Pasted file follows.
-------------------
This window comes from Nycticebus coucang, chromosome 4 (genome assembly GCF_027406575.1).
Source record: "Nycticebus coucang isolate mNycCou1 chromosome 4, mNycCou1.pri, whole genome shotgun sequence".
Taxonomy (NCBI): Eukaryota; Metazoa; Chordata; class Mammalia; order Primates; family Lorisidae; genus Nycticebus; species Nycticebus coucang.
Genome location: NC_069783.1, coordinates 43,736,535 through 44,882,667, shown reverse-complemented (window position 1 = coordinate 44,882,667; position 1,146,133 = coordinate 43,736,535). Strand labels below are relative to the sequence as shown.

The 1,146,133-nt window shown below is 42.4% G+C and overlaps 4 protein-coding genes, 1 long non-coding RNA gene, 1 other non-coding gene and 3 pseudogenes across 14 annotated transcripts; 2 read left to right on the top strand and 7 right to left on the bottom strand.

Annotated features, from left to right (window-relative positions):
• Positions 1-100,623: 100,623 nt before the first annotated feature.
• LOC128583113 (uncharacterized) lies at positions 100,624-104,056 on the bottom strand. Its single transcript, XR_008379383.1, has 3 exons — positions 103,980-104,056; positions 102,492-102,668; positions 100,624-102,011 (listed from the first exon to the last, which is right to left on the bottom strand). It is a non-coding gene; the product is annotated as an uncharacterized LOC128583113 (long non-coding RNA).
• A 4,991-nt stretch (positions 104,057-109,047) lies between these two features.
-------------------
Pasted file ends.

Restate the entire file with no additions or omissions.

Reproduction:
This window comes from Nycticebus coucang, chromosome 4 (genome assembly GCF_027406575.1).
Source record: "Nycticebus coucang isolate mNycCou1 chromosome 4, mNycCou1.pri, whole genome shotgun sequence".
Taxonomy (NCBI): Eukaryota; Metazoa; Chordata; class Mammalia; order Primates; family Lorisidae; genus Nycticebus; species Nycticebus coucang.
Genome location: NC_069783.1, coordinates 43,736,535 through 44,882,667, shown reverse-complemented (window position 1 = coordinate 44,882,667; position 1,146,133 = coordinate 43,736,535). Strand labels below are relative to the sequence as shown.

The 1,146,133-nt window shown below is 42.4% G+C and overlaps 4 protein-coding genes, 1 long non-coding RNA gene, 1 other non-coding gene and 3 pseudogenes across 14 annotated transcripts; 2 read left to right on the top strand and 7 right to left on the bottom strand.

Annotated features, from left to right (window-relative positions):
• Positions 1-100,623: 100,623 nt before the first annotated feature.
• LOC128583113 (uncharacterized) lies at positions 100,624-104,056 on the bottom strand. Its single transcript, XR_008379383.1, has 3 exons — positions 103,980-104,056; positions 102,492-102,668; positions 100,624-102,011 (listed from the first exon to the last, which is right to left on the bottom strand). It is a non-coding gene; the product is annotated as an uncharacterized LOC128583113 (long non-coding RNA).
• A 4,991-nt stretch (positions 104,057-109,047) lies between these two features.